On 23 June, some 300 people from Deir-ez-Zour left the Areesha camp, escorted by Security forces of the Kurdish Self-Administration and supported by tribal leaders in Deir-ez-Zour, towards their places of origin in Al Mayadin which is under government control. The majority of the population of Areesha camp is to be relocated in the coming weeks and months after the camp’s tents, communal area, toilets and other facilities were heavily damaged last winter. Severe floods resulted in the camp deemed unsafe. Ground preparation is already progressing on the new site. Some of the displaced families are expected to choose to stay in the old location while the majority has already relocated temporarily.

Relocation has also been underway since 24 June, for residents of the Twaiheneh informal settlement that are being offered to move to the Mahmoudli camp, both in Ar-Raqqa Governorate. Around 50 families are relocating per day, with the move expected to be finalized by the beginning of August. Improved services in Mahmoudli are expected to improve conditions for IDPs living at the site

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Syrian Arab Republic

Situation Report
Feature
Camp in Al-Hol
UNOCHA

70,000 IDPs in Al-Hol battle summer heat

The UN and its humanitarian partners are working to address the extensive needs of tens of thousands of residents of the Al Hol camp in the northeast of Syria where stifling summer temperatures can reach as much as 50 degrees Celsius during the day.

To respond to the urgent needs of camp residents, 35 humanitarian organizations are providing food, water, health care, shelter services, NFI supplies, including hygienic items and education and protection support. Low purchasing power is a challenge and people continue to receive food assistance through ready-to-eat rations and food rations.

To help families access services, four desks have been set up to provide information about general services in the camp, process of returns and permissions to leave the camp. Families remain concerned about their missing male relatives, including children, having received limited information about their whereabouts. As for the detainees, camp administration officials state that information is not yet available and that coordination with high level entities is needed before the information is shared. A FAQ and map have been prepared to help families access information.

The three field hospitals in the camp are in need or technical and logistical support. As of mid-July, only two of the three hospitals perform surgeries. To scale-up efforts, a blood bank is being opened in Phase 1. The need for a quarantine for infectious diseases remains critical. Despite the fact that health services in the camp have improved, humanitarian agencies continue to rely on five hospitals, outside the camp, for referrals of critical cases. The limited number of ambulances and transport for emergency cases remains a major obstacle. Rising summer temperatures also pose a critical challenge. Waterborne disease and respiratory diseases, as well as cases of acute diarrhea, leishmaniasis and malnutrition have increased.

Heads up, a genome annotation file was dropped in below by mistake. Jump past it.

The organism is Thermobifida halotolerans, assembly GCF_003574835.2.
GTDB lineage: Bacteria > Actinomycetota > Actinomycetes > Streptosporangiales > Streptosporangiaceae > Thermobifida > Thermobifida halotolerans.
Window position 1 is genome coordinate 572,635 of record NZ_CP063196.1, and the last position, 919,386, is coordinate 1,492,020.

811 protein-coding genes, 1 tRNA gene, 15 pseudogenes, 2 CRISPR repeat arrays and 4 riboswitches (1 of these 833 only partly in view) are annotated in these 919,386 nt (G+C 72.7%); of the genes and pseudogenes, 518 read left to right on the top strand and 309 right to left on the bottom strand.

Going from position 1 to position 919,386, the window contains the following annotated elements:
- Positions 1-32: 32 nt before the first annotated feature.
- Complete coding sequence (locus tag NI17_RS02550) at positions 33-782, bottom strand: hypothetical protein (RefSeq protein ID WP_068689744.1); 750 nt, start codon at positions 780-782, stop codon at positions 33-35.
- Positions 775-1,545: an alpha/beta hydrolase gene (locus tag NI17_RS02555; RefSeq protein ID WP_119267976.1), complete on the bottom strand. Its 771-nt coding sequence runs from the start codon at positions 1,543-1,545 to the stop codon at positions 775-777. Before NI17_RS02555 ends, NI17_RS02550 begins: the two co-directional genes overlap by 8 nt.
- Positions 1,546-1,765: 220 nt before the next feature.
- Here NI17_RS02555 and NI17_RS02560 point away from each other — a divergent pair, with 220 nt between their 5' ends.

Over 1,800 people with disabilities remain in critical need of assistance, including assistive devices such as wheelchairs, canes and crutches. There is also a need to expand comprehensive services for elderly persons to ensure that they are at the centre of the response. Efforts to improve overall living standards at the camp are underway. Enhanced illumination efforts are ongoing – including the procurement of 12,500 solar lamps to improve protection between tents, while rechargeable fans, mosquito nets and summer clothes for children are also being distributed to help the camp population combat the summer heat. Road construction, solar street lighting and other infrastructure services are also ongoing.

Since 26 June, the number of displaced people at Al Hol has decreased from 73,783 to 70,707 people (as of 18 July), due to the repatriation of third-country nationals and the return of hundreds of Syrian nationals to their areas of origin in Raqqa and Deir-ez-Zor governorates following agreements with tribal leaders, including 196 Syrians who returned to their place of origin on 11 July. Iraq has cleared the repatriation of 2,000 out of 8,700 families, however, a return date has yet to decided . The absence of legal documentation among many Iraqi families also poses an obstacle for repatriation.